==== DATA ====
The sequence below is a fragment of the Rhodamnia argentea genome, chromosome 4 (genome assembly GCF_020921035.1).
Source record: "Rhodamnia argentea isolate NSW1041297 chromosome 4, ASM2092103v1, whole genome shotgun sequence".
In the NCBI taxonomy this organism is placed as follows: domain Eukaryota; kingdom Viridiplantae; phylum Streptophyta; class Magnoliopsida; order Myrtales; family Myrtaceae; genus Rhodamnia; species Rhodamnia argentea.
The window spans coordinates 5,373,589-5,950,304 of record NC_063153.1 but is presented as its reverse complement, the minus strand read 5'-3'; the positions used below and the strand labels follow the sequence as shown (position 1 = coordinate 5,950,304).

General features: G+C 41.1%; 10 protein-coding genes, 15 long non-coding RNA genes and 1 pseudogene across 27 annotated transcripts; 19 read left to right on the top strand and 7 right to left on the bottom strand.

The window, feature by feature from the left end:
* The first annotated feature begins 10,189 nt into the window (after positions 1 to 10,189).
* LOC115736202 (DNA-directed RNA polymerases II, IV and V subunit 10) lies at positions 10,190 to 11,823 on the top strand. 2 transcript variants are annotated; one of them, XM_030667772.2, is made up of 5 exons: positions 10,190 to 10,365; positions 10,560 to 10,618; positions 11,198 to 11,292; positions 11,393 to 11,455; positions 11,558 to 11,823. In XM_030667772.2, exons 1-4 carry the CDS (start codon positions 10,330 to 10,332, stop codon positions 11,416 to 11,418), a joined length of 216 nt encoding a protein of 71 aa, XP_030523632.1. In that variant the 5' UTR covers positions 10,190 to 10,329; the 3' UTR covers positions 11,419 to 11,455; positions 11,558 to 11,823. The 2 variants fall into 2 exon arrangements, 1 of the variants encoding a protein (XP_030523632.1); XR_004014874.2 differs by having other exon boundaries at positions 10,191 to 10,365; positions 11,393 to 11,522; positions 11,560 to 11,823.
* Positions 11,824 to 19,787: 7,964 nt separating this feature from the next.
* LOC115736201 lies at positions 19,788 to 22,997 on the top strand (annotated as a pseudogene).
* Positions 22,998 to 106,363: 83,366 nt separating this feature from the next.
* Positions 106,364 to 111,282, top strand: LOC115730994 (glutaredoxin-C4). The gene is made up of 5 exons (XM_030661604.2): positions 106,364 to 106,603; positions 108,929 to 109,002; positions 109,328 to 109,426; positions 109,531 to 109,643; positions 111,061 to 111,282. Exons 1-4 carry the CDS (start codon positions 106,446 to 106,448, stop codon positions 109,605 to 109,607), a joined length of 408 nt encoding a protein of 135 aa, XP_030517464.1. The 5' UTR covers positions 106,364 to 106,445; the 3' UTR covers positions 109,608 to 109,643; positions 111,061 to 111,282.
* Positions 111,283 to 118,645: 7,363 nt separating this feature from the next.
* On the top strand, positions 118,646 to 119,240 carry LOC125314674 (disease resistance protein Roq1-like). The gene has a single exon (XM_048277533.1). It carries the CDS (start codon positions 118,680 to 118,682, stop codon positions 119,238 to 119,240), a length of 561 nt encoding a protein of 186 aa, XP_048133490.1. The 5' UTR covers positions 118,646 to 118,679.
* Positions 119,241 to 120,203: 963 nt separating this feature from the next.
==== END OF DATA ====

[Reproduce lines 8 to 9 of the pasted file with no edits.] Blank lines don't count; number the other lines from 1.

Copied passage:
* LOC115736202 (DNA-directed RNA polymerases II, IV and V subunit 10) lies at positions 10,190 to 11,823 on the top strand. 2 transcript variants are annotated; one of them, XM_030667772.2, is made up of 5 exons: positions 10,190 to 10,365; positions 10,560 to 10,618; positions 11,198 to 11,292; positions 11,393 to 11,455; positions 11,558 to 11,823. In XM_030667772.2, exons 1-4 carry the CDS (start codon positions 10,330 to 10,332, stop codon positions 11,416 to 11,418), a joined length of 216 nt encoding a protein of 71 aa, XP_030523632.1. In that variant the 5' UTR covers positions 10,190 to 10,329; the 3' UTR covers positions 11,419 to 11,455; positions 11,558 to 11,823. The 2 variants fall into 2 exon arrangements, 1 of the variants encoding a protein (XP_030523632.1); XR_004014874.2 differs by having other exon boundaries at positions 10,191 to 10,365; positions 11,393 to 11,522; positions 11,560 to 11,823.
* Positions 11,824 to 19,787: 7,964 nt separating this feature from the next.